An interesting fact, the current federal minimum wage of $7.25 turned seven years old on Sunday, July 24th. But how does our young one compare with the rest of its class? In other words, is it top of the class, bottom of the class, or floating around in the middle? According to CNN Money the U.S. was ranked 11th out of 27 developed countries that have a nationwide minimum wage. Australia comes in first, followed by Luxembourg, Belgium, Ireland, France, Netherlands, New Zealand, Germany, Canada and the United Kingdom. Interestingly enough, Finland, Sweden, Denmark, Norway, Iceland, Austria, Switzerland and Italy are not listed because they have no federal rules on minimum wages. That does not mean that their workers are low paid. In fact, many of these nations are known for paying relatively high wages because of the strength of unions. So the federal government does not feel the need to intervene to protect workers.
If we took into account the state or local minimum wage rates our ranking would increase since many states as well as local cities and counties have increased the minimum wage far above $7.25 per hour. But you would still have to take into account those states who have no minimum wage such as Alabama or Mississippi or those that are below the federal minimum wage such as Wyoming which is still at $5.15 per hour. So there are those who are calling for the federal minimum wage to be raised. Historically this is usually a bipartisan issue. Since 1938 when the minimum wage was created it has been raised 10 times under both republican and democratic presidents. It started out at $.25 per hour under FDR, rose to $1.00 per hour under Eisenhower in 1956, to $1.15 an hour under Kennedy, $1.60 an hour under Nixon, $3.35 an hour under Reagan, $3.80 an hour under George H.W. Bush, $5.85 an hour under George W. Bush and finally to its present level of $7.25 under Obama. But what is amazing is that its buying power has really varied over the years. For example, under Nixon it had the buying power of $9.28 in 1970 if comparing it to 2012 prices. But it has fallen over 25% since then.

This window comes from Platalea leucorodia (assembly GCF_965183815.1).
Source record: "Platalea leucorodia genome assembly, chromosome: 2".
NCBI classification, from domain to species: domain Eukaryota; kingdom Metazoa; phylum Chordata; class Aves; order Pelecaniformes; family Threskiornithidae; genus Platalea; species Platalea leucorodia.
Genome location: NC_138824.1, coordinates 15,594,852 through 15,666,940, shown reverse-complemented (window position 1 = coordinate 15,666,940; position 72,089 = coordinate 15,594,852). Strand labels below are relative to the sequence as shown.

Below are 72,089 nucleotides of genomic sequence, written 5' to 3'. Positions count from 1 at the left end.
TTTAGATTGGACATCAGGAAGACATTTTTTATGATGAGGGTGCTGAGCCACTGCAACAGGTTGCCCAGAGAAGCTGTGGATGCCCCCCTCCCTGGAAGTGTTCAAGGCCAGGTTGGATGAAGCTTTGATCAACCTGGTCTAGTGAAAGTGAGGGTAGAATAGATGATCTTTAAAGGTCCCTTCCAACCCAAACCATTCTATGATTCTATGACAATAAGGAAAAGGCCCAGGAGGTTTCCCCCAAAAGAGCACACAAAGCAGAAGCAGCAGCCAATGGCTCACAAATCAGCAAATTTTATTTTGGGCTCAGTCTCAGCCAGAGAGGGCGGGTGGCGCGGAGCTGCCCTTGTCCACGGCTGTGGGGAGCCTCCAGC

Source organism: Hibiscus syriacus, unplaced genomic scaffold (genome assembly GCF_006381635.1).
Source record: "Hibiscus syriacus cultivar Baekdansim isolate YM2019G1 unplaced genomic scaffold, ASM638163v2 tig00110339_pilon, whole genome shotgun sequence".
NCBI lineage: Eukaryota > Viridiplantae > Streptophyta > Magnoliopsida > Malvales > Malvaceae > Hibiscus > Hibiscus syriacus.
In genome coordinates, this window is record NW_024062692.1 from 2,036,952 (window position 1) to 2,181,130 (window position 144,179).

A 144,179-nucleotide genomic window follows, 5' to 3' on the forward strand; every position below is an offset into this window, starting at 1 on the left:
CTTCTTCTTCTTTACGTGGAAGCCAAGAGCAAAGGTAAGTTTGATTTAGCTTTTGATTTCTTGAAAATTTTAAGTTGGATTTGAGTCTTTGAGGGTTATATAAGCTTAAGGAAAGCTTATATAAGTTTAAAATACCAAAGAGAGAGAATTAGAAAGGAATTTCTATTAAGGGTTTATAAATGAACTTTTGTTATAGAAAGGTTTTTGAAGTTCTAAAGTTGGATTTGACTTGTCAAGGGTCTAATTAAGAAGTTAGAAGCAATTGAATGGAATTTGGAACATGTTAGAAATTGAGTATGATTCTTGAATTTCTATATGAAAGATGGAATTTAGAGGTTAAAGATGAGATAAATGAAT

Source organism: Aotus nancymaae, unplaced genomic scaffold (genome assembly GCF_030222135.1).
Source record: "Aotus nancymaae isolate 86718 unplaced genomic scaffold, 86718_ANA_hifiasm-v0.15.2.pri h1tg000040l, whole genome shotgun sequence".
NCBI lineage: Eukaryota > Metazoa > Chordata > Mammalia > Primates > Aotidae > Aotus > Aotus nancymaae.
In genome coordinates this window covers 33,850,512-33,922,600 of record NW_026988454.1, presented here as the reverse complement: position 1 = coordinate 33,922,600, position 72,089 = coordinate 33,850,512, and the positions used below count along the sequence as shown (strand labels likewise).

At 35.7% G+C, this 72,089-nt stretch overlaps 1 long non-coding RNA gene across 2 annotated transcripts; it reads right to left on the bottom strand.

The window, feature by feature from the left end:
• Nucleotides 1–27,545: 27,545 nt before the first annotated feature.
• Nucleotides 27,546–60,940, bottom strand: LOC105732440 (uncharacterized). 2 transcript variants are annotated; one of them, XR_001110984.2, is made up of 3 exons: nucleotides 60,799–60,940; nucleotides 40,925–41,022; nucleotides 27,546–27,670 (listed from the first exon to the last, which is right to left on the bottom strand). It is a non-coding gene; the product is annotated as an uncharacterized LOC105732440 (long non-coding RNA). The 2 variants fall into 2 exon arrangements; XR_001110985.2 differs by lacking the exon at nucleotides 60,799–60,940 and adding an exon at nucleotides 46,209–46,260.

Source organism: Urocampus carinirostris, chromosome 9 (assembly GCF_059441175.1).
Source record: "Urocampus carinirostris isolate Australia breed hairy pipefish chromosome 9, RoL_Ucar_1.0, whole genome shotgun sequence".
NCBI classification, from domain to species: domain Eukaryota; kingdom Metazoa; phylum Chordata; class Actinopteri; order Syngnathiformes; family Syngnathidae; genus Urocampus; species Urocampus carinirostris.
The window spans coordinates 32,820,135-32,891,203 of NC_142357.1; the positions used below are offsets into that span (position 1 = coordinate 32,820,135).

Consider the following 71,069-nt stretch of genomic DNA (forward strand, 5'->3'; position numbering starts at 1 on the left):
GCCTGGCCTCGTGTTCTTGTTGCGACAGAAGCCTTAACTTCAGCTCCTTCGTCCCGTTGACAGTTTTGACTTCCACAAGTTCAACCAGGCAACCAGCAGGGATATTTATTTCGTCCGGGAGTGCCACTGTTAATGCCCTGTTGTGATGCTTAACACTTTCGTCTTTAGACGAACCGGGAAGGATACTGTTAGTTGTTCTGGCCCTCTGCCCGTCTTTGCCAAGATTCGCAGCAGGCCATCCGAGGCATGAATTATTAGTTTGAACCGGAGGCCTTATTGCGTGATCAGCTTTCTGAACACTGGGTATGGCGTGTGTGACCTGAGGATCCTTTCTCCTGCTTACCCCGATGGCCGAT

So should we increase the minimum wage on the federal level or not? If yes, by how much? These are questions that will weigh heavy on the upcoming election. But there is wide-spread support. A Hart Research Associate poll in 2015 showed most Americans (75%) support an increase in the federal minimum wage up to $12.50 per hour. 53% of those in the poll identified themselves are registered republicans. In addition, according to the federal Department of Labor, support is high for increasing the minimum wage even among business owners. A survey of 1,000 executives was conducted by LuntzGlobal which is run by a republican pollster. The survey results were leaked to a liberal watchdog group called Center for Media and Democracy. It appears that 80% of respondents supported raising their state’s minimum wage.
So happy 7th birthday to our federal minimum wage! But will it see 10? Who knows?